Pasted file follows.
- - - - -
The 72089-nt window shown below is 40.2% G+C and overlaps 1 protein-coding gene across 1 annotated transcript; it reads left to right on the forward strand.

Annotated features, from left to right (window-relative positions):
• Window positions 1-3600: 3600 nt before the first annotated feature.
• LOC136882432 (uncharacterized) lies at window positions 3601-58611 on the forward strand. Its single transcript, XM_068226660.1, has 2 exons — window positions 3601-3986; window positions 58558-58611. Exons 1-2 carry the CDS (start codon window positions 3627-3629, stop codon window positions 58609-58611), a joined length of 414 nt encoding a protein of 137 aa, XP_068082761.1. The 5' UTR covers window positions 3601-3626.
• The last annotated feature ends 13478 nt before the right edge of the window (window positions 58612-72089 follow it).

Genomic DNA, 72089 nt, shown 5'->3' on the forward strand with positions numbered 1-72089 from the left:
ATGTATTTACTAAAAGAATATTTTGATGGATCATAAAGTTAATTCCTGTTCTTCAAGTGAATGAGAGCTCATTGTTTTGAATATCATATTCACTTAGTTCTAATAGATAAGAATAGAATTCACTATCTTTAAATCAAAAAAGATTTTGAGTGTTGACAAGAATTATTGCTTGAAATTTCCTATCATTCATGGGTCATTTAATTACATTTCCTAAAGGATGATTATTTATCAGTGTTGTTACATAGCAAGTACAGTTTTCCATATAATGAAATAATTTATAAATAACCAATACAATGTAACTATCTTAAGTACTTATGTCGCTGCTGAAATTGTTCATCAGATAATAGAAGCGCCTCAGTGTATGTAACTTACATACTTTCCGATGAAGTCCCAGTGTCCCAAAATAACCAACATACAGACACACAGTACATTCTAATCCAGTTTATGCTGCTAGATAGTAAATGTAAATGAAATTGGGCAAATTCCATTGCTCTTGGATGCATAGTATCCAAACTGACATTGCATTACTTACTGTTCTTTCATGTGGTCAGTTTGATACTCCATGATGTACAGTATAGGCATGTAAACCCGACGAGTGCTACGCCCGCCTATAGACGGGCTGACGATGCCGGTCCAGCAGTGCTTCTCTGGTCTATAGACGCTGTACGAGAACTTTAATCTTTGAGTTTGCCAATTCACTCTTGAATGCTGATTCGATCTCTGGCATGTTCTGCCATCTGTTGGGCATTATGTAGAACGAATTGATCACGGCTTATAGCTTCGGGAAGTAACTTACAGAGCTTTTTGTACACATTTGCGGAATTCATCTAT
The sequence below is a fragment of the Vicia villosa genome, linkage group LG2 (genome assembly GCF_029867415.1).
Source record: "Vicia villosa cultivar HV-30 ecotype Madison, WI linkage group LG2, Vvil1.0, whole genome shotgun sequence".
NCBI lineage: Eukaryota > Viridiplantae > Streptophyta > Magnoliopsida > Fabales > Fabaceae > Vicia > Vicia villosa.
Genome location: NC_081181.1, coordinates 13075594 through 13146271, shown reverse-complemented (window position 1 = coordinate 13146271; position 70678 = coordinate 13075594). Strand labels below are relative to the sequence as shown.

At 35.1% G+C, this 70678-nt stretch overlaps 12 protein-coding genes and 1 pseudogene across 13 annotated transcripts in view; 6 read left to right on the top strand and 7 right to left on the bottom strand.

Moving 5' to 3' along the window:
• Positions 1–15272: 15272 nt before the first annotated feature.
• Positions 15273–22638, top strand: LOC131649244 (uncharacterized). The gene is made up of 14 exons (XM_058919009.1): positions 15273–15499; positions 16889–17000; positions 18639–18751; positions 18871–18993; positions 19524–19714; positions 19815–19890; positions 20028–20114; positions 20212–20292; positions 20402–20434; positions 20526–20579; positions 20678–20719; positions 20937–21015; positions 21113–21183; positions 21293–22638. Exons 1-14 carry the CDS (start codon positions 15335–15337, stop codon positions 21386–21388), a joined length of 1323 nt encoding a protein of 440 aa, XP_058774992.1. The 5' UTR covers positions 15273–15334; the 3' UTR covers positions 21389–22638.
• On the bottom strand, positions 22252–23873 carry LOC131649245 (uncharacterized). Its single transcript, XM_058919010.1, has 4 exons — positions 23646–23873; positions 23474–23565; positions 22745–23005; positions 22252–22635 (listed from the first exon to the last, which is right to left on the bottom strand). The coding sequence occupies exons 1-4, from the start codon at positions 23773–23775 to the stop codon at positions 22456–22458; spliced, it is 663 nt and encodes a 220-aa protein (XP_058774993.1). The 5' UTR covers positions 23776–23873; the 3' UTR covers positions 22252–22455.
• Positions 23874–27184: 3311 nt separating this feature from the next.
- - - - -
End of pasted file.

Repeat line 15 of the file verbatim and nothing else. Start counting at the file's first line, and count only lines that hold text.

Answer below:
• Positions 15273–22638, top strand: LOC131649244 (uncharacterized). The gene is made up of 14 exons (XM_058919009.1): positions 15273–15499; positions 16889–17000; positions 18639–18751; positions 18871–18993; positions 19524–19714; positions 19815–19890; positions 20028–20114; positions 20212–20292; positions 20402–20434; positions 20526–20579; positions 20678–20719; positions 20937–21015; positions 21113–21183; positions 21293–22638. Exons 1-14 carry the CDS (start codon positions 15335–15337, stop codon positions 21386–21388), a joined length of 1323 nt encoding a protein of 440 aa, XP_058774992.1. The 5' UTR covers positions 15273–15334; the 3' UTR covers positions 21389–22638.